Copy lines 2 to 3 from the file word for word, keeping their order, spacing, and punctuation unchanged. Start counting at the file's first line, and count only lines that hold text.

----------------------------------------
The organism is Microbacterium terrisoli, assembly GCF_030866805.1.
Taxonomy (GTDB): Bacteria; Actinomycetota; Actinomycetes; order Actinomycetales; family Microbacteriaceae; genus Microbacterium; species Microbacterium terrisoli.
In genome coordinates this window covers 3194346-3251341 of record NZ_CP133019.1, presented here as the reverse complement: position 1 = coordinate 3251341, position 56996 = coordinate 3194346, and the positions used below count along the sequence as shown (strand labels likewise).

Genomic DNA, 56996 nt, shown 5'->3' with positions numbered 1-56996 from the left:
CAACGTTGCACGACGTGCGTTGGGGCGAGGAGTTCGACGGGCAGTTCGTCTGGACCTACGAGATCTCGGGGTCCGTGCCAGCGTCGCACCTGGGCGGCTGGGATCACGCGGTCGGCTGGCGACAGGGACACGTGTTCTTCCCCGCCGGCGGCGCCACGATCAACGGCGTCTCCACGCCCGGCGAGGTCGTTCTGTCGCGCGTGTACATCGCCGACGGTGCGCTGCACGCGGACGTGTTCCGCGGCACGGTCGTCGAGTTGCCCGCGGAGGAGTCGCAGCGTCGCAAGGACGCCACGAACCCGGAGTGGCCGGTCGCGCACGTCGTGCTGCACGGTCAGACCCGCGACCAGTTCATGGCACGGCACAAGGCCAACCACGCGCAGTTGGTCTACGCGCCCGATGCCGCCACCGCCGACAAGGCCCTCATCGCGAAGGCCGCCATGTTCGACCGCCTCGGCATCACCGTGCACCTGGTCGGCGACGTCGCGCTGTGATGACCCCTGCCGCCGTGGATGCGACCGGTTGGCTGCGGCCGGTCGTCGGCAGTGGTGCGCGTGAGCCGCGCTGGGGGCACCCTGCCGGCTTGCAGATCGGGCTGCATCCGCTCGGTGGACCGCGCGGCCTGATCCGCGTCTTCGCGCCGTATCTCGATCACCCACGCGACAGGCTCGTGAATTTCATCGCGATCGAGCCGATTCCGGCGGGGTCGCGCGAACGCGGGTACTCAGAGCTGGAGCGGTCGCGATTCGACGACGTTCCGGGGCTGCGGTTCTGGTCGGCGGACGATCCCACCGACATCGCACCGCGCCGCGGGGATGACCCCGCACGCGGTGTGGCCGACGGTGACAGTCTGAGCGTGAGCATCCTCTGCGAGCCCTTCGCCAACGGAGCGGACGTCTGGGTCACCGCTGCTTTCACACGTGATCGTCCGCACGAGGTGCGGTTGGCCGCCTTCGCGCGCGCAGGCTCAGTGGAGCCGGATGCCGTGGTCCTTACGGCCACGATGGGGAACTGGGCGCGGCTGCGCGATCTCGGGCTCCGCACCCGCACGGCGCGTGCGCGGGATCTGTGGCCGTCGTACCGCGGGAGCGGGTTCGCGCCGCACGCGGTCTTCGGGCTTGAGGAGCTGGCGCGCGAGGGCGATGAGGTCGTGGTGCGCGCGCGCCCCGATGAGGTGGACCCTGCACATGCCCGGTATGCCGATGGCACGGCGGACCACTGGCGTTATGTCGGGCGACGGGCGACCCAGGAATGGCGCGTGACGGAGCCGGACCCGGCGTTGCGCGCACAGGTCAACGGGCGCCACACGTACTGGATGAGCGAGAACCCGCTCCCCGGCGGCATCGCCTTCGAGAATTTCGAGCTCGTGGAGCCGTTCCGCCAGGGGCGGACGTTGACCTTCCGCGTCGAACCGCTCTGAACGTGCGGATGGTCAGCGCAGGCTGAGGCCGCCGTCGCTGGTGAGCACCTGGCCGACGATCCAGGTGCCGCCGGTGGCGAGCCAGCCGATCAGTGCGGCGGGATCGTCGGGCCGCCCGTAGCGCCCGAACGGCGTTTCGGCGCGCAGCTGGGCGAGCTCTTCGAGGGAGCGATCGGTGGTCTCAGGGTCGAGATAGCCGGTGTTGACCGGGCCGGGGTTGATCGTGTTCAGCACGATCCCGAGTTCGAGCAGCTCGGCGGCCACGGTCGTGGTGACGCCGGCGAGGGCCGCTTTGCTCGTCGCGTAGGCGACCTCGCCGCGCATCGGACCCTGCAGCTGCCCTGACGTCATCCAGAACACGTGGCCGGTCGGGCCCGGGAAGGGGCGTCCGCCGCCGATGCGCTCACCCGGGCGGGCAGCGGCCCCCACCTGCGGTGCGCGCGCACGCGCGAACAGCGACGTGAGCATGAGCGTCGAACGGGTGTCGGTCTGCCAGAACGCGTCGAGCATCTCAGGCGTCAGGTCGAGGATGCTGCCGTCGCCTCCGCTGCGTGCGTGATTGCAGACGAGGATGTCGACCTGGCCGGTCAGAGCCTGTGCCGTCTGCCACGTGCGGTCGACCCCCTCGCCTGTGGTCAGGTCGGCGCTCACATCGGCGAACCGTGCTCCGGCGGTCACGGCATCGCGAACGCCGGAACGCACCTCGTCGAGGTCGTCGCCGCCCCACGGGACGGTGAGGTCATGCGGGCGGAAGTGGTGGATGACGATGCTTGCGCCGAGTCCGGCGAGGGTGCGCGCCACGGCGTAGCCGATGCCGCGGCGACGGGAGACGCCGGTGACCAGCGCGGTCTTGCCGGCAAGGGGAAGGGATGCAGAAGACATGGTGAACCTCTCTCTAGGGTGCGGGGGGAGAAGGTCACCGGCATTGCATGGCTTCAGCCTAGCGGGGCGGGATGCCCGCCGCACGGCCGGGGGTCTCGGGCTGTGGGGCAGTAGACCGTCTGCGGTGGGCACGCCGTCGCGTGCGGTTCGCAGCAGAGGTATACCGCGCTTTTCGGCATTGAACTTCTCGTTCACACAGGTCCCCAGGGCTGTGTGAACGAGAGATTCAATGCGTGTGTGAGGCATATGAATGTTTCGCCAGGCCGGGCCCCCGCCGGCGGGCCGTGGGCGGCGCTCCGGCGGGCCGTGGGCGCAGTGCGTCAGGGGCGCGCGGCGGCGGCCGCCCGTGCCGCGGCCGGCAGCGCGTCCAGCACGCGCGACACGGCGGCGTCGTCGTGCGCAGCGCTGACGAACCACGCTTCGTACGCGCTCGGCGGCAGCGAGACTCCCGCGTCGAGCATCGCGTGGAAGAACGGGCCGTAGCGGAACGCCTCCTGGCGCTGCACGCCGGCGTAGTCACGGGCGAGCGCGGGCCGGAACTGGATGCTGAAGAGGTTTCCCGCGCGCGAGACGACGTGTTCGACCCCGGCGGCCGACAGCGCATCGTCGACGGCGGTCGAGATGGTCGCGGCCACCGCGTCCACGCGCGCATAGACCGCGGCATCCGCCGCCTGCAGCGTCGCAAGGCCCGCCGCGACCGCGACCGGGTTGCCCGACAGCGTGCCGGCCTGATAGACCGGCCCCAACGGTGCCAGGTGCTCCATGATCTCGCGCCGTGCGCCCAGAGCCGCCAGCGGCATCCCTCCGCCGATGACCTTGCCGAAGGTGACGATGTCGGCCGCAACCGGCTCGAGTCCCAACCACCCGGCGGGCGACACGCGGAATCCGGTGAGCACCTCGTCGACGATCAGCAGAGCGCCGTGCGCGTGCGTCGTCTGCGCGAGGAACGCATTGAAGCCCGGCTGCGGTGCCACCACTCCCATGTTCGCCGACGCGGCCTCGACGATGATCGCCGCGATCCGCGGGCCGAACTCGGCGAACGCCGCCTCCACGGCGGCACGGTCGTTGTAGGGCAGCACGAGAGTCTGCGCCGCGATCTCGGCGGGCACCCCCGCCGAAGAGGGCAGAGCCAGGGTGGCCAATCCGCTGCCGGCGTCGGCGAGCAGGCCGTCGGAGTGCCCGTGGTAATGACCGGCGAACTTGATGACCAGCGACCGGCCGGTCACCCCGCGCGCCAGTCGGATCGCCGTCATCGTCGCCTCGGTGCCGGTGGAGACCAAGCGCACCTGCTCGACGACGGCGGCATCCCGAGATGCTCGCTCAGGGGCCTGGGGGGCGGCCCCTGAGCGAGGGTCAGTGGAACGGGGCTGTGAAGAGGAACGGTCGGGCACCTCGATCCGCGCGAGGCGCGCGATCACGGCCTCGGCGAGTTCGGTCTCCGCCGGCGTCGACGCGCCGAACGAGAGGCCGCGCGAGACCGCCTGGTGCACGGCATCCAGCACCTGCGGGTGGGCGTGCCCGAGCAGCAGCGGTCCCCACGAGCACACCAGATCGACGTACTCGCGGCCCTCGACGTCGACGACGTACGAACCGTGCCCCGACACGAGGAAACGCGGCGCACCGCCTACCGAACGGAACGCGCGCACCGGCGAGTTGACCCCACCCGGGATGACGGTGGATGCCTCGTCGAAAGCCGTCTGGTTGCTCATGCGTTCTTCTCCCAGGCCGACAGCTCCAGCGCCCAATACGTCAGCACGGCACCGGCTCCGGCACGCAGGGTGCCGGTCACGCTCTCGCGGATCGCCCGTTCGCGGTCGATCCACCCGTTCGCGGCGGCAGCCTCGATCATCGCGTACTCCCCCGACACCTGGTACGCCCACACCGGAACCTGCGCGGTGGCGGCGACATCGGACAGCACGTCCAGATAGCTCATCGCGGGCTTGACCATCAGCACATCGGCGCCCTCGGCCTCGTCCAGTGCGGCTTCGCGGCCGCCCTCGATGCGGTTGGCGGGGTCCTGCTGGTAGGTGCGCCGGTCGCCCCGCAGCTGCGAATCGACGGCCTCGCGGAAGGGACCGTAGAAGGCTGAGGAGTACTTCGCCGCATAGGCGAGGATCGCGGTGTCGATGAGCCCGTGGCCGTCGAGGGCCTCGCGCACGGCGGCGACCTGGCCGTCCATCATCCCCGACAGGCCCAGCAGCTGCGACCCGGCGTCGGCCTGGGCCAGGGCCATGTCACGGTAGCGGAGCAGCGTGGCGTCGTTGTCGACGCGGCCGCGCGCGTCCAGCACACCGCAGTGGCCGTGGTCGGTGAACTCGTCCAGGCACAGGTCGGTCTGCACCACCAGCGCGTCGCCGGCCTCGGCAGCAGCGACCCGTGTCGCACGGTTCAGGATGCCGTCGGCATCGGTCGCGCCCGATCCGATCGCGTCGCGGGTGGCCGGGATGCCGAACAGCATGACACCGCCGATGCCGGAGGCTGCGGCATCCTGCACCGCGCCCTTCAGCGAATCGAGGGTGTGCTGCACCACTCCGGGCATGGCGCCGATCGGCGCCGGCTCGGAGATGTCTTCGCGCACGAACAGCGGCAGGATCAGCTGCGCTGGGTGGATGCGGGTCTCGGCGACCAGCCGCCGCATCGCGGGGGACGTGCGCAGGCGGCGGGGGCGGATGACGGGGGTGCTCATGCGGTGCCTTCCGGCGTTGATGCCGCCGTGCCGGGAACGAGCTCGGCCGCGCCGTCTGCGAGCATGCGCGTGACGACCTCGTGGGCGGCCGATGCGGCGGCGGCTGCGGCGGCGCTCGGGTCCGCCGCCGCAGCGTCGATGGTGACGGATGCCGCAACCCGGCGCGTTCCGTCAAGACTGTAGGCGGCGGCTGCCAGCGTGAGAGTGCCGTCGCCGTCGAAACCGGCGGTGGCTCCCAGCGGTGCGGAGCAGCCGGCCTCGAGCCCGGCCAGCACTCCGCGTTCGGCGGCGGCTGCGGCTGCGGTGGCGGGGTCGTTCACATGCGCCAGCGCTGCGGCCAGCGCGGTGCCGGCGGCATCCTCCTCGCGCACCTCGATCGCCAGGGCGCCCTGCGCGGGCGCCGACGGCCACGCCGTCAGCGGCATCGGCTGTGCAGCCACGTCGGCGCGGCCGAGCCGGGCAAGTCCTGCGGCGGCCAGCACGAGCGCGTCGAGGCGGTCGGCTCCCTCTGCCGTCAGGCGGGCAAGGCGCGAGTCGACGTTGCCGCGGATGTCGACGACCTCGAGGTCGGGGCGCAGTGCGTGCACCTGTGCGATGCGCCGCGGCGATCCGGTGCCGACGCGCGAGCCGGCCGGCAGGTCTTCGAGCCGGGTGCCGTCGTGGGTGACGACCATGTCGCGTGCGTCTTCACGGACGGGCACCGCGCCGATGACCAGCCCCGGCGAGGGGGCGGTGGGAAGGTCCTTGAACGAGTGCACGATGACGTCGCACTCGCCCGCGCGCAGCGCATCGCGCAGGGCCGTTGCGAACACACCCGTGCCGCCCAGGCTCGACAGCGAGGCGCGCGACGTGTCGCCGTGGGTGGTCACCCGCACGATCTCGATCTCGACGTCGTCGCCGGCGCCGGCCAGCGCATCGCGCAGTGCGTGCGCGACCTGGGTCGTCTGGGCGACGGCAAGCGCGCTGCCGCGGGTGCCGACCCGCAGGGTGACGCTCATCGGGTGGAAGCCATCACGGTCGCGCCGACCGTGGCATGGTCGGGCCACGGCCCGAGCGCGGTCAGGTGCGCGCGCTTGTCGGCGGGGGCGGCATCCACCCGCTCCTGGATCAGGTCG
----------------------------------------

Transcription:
Taxonomy (GTDB): Bacteria; Actinomycetota; Actinomycetes; order Actinomycetales; family Microbacteriaceae; genus Microbacterium; species Microbacterium terrisoli.
In genome coordinates this window covers 3194346-3251341 of record NZ_CP133019.1, presented here as the reverse complement: position 1 = coordinate 3251341, position 56996 = coordinate 3194346, and the positions used below count along the sequence as shown (strand labels likewise).